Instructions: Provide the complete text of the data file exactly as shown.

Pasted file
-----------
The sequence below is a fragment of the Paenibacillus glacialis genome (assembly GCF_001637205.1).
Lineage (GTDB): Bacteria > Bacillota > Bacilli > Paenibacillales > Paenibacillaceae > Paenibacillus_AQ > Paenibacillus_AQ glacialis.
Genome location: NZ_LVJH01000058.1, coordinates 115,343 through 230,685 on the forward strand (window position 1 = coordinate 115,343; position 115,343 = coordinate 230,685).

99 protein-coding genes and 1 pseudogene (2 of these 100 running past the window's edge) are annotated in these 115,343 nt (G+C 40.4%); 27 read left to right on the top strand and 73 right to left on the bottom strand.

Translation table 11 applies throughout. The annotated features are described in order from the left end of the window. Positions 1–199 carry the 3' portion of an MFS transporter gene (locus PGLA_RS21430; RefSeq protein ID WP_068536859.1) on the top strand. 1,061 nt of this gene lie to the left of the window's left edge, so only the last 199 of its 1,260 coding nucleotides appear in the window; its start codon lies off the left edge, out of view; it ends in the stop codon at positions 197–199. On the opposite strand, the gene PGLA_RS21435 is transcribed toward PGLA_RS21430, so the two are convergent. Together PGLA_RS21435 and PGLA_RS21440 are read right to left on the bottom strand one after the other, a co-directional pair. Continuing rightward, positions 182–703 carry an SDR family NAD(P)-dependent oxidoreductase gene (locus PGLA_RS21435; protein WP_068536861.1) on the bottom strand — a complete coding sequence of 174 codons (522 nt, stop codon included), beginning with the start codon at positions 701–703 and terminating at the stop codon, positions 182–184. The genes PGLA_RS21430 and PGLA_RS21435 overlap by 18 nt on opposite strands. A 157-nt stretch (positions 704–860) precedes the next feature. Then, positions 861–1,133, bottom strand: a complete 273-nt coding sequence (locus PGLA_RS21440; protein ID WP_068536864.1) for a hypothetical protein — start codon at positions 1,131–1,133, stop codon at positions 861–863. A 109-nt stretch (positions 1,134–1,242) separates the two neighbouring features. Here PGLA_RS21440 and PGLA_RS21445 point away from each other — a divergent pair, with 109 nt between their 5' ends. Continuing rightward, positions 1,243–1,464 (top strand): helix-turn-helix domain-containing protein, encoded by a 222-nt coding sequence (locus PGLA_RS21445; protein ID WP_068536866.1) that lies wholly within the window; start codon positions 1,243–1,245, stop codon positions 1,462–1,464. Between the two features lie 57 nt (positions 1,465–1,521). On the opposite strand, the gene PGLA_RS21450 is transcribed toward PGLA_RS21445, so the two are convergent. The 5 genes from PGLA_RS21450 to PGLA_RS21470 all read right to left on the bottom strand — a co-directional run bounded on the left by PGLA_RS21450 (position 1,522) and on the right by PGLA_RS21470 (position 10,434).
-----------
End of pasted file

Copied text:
The sequence below is a fragment of the Paenibacillus glacialis genome (assembly GCF_001637205.1).
Lineage (GTDB): Bacteria > Bacillota > Bacilli > Paenibacillales > Paenibacillaceae > Paenibacillus_AQ > Paenibacillus_AQ glacialis.
Genome location: NZ_LVJH01000058.1, coordinates 115,343 through 230,685 on the forward strand (window position 1 = coordinate 115,343; position 115,343 = coordinate 230,685).

99 protein-coding genes and 1 pseudogene (2 of these 100 running past the window's edge) are annotated in these 115,343 nt (G+C 40.4%); 27 read left to right on the top strand and 73 right to left on the bottom strand.

Translation table 11 applies throughout. The annotated features are described in order from the left end of the window. Positions 1–199 carry the 3' portion of an MFS transporter gene (locus PGLA_RS21430; RefSeq protein ID WP_068536859.1) on the top strand. 1,061 nt of this gene lie to the left of the window's left edge, so only the last 199 of its 1,260 coding nucleotides appear in the window; its start codon lies off the left edge, out of view; it ends in the stop codon at positions 197–199. On the opposite strand, the gene PGLA_RS21435 is transcribed toward PGLA_RS21430, so the two are convergent. Together PGLA_RS21435 and PGLA_RS21440 are read right to left on the bottom strand one after the other, a co-directional pair. Continuing rightward, positions 182–703 carry an SDR family NAD(P)-dependent oxidoreductase gene (locus PGLA_RS21435; protein WP_068536861.1) on the bottom strand — a complete coding sequence of 174 codons (522 nt, stop codon included), beginning with the start codon at positions 701–703 and terminating at the stop codon, positions 182–184. The genes PGLA_RS21430 and PGLA_RS21435 overlap by 18 nt on opposite strands. A 157-nt stretch (positions 704–860) precedes the next feature. Then, positions 861–1,133, bottom strand: a complete 273-nt coding sequence (locus PGLA_RS21440; protein ID WP_068536864.1) for a hypothetical protein — start codon at positions 1,131–1,133, stop codon at positions 861–863. A 109-nt stretch (positions 1,134–1,242) separates the two neighbouring features. Here PGLA_RS21440 and PGLA_RS21445 point away from each other — a divergent pair, with 109 nt between their 5' ends. Continuing rightward, positions 1,243–1,464 (top strand): helix-turn-helix domain-containing protein, encoded by a 222-nt coding sequence (locus PGLA_RS21445; protein ID WP_068536866.1) that lies wholly within the window; start codon positions 1,243–1,245, stop codon positions 1,462–1,464. Between the two features lie 57 nt (positions 1,465–1,521). On the opposite strand, the gene PGLA_RS21450 is transcribed toward PGLA_RS21445, so the two are convergent. The 5 genes from PGLA_RS21450 to PGLA_RS21470 all read right to left on the bottom strand — a co-directional run bounded on the left by PGLA_RS21450 (position 1,522) and on the right by PGLA_RS21470 (position 10,434).